Hong Kong By The Numbers

(Sing Tao via Yahoo! News)

While the National People's Congress Standing Committee is preparing to interpret the Basic Law, the Civil and Human Rights Front organized an "Anti-Interpretation" demonstration march.  According to the Civil Human Rights Front, there were 1,500 persons in attendance, but the police estimated 1,000.  Of the 25 Legislative Councilors in the pan-democratic camp, 40% were absent.

The demonstrators assembled in Chater Garden at 3pm, shouting slogans such as "Oppose the National People's Congress interpreting the law" and "Return political power to the people and improve people's livelihood."  The organizers read out the statement to oppose the government's asking the National People's Congress to interpret the Basic Law, saying that 

The demonstrators set off at 4pm through Queens Road to the China's Hong Kong Liaison Office located in Sai Wan.  Some citizens joined during the march.  At Sheung Wan, this reporter made a rough estimate and counted more than 900 people, of which more than 200 were marching for the right to abode.

When the demonstrators reached the China Liaison Office, they punctured the black balloons handed out by the organizers to symbolize that the rule of law is dead.  The organizers then handed the punctured balloons, a funeral wreath that said "The Rule of Law Is Dead" and a letter of petition to a representative of the Liaison Office.  The Civil Human Rights Front then announced that there were 1,500 participants while the police reported about 1,000 participants.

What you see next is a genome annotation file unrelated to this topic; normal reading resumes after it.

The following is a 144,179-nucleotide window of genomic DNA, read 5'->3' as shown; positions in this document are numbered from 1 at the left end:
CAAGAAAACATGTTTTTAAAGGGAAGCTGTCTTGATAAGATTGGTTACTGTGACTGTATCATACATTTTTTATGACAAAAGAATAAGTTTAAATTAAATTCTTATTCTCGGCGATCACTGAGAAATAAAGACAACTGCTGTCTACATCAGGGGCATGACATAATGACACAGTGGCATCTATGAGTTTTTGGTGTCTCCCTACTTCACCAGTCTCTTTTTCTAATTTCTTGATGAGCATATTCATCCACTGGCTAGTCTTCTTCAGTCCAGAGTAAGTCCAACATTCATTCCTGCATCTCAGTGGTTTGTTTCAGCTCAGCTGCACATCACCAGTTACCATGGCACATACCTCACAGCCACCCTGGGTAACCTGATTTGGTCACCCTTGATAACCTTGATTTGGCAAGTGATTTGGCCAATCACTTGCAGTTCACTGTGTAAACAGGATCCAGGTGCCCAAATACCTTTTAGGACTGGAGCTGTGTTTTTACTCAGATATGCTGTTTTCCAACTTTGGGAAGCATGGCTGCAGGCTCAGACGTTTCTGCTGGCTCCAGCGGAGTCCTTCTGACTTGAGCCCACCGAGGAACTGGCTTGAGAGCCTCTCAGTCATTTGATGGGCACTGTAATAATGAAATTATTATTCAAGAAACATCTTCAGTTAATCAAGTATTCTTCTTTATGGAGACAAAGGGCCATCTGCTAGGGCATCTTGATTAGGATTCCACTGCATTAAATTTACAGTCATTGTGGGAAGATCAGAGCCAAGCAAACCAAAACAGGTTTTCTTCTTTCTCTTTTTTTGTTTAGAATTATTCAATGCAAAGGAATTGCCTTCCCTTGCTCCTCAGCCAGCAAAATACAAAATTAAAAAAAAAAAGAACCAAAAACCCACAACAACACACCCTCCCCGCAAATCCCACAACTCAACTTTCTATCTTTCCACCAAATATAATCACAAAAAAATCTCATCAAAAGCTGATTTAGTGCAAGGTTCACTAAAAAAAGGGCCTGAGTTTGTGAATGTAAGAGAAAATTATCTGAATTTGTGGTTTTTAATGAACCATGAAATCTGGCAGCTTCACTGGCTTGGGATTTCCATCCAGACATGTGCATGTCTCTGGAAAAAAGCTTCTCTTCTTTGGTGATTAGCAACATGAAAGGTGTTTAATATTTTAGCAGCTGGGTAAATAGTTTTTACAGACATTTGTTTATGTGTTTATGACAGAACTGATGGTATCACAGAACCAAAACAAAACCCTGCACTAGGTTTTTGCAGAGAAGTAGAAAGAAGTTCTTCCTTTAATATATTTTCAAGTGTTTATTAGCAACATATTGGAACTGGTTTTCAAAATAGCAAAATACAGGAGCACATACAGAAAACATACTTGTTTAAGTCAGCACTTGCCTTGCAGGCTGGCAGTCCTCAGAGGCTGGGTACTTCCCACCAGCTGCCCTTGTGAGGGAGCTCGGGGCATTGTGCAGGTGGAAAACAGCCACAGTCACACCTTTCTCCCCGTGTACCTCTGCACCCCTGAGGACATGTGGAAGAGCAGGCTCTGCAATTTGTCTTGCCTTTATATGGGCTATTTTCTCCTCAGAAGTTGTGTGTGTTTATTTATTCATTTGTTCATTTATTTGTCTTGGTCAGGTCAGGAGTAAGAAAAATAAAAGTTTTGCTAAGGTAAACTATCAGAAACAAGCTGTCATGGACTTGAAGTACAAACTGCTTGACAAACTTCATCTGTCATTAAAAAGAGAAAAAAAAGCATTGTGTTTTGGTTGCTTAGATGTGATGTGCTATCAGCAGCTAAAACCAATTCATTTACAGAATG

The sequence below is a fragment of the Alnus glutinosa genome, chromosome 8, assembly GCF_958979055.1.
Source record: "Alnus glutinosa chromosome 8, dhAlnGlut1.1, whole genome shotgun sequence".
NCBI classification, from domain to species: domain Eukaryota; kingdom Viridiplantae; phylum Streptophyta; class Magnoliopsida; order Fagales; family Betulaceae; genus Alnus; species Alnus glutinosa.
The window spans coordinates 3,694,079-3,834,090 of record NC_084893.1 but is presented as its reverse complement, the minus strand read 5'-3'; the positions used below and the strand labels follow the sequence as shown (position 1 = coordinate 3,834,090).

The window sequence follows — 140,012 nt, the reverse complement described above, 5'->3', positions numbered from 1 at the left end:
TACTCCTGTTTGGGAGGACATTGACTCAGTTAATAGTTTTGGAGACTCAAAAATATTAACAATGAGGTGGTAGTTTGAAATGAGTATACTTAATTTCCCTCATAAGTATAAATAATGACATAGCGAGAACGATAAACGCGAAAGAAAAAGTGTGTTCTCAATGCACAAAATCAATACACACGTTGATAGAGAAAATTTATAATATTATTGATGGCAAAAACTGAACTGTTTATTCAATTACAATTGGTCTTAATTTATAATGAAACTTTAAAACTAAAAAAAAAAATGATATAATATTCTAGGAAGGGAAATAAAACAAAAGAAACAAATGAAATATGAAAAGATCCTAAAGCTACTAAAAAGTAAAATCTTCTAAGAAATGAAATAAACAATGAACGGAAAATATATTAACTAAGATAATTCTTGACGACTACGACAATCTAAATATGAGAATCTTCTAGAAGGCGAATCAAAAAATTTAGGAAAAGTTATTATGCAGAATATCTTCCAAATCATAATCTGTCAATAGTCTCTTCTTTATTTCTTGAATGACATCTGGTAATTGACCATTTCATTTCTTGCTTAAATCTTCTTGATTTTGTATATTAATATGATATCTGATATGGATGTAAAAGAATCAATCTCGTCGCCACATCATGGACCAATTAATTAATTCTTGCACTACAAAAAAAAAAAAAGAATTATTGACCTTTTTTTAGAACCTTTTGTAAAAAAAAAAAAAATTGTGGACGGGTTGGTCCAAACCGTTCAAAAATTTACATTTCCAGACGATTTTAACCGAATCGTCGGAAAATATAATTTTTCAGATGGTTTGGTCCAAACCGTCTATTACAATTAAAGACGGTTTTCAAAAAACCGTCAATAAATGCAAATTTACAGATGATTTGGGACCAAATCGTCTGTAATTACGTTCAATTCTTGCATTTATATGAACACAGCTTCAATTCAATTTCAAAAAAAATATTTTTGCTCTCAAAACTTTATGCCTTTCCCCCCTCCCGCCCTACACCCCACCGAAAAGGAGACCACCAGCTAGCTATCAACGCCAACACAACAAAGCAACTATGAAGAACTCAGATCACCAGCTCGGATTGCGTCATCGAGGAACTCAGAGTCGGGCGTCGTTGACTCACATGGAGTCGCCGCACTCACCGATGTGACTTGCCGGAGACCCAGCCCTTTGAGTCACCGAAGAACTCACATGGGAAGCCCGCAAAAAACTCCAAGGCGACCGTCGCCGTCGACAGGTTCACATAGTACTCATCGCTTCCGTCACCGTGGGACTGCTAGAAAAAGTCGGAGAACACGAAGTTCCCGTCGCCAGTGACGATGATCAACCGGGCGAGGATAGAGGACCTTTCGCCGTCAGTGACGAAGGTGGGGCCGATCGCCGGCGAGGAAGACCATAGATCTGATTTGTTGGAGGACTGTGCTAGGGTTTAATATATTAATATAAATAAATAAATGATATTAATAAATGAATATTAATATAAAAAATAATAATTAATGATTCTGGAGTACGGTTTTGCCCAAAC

The figure announced by the Civil Human Rights Front was half the 3,000 that they originally estimated.  Chong Yiu-kwong, convenor of the Civil and Human Rights Front, admitted that they did not have enough publicity, but they don't blame the other democratic organizations for not doing enough.  He does not believe that the smaller number means either that they are dispappointed, or that the citizens are indifferent, or that this is a "show of weakness."  He believes that the problem about the interpretation of the law will take a longer time for the citizens to  understand.

Technical note: The Standard cited only the 1,500 figure from the organizers, while South China Morning Post cited the police estimate as well.  Both newspapers were impressed by a placard carried by a certain Matthew Ho: "Imminent interpretation of Basic Law is uglier than Camilla [Parker Bowles]!"  The number of demonstrators cited by the pro-Beijing Taikungpao was 500, with only half of the pan-democratic Legislative Councilors being present.

The number of copies of the Hong Kong Basic Law set on fire by "Long Hair" Leung Kwok-hung in front of the China liaison office is three.  To ensure that no photographers miss the photo-op, he did it three times.  Two of those copies were gifts to Leung from the Democratic Alliance for the Betterment of Hong Kong.